Shriver’s idea to expand The Women’s Conference, which had been a small annual event, came out of her desire to help as many people as possible in a state beleaguered by budget problems. The conferences covered a wide variety of topics, from health and self-improvement to entrepreneurship and social activism. By targeting women, Shriver knew she could help families, too. Proceeds and sponsorships from the annual events, which drew tens of thousands of people from around the country, paid for year-round programs benefiting women and families. In addition to the conferences, Shriver’s team created an interactive online community providing resources and encouraging a free exchange of ideas.

For a December 2010 cover feature, she described The Women’s Conference this way: “We’re a movement; we’re a main event; we’re about personal transformation. But we’re also about giving you the tools to go out and become an architect of change, not just in your own life, but in the world around you.”

Another influential leader whose insights and quotes we’ve shared many times is the late Jim Rohn, a best-selling author and speaker. Rohn spoke to more than 6,000 audiences in his lifetime, emphasizing the importance of taking responsibility for personal growth, and teaching why and how to reach for a better and more vital life.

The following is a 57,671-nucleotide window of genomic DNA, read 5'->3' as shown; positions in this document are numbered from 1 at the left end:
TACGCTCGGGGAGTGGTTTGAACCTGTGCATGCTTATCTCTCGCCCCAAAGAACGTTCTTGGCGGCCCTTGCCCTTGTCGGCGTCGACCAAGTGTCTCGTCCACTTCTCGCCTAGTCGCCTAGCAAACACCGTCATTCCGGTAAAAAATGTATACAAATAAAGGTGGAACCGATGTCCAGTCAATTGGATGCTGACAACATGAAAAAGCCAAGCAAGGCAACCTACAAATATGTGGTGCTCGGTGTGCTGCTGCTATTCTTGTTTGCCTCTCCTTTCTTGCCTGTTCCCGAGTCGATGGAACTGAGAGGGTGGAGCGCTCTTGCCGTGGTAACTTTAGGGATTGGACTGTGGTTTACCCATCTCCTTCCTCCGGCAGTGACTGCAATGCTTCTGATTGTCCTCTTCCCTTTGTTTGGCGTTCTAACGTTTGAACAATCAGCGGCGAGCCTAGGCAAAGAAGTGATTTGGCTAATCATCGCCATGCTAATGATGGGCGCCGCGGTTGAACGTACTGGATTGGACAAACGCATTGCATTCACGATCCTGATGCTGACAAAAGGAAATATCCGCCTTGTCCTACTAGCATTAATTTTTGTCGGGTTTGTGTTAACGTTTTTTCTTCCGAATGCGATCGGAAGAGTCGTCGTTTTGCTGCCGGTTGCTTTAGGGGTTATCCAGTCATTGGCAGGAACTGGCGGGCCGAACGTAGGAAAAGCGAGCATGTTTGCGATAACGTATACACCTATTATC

Born and raised on a farm in Idaho, Rohn said he lacked drive as a young adult until attending a seminar conducted by Earl Shoaff, a motivational speaker and salesman. Rohn knew he wanted what Shoaff had, and he set out to achieve it. His best-known works include The Challenge to Succeed and The Art of Exceptional Living.

Among his best-known sayings:

“Leaders, whether in the family, in business, in government or in education, must not allow themselves to mistake intentions for accomplishments.” “Success is something you attract by the person you become.” “Profits are better than wages. Wages will make you a living; profits can make you a fortune." “Friends are those wonderful people who know all about you and still like you.” “Don’t wish it was easier; wish you were better. Don’t wish for less problems; wish for more skills. Don’t wish for less challenges; wish for more wisdom.”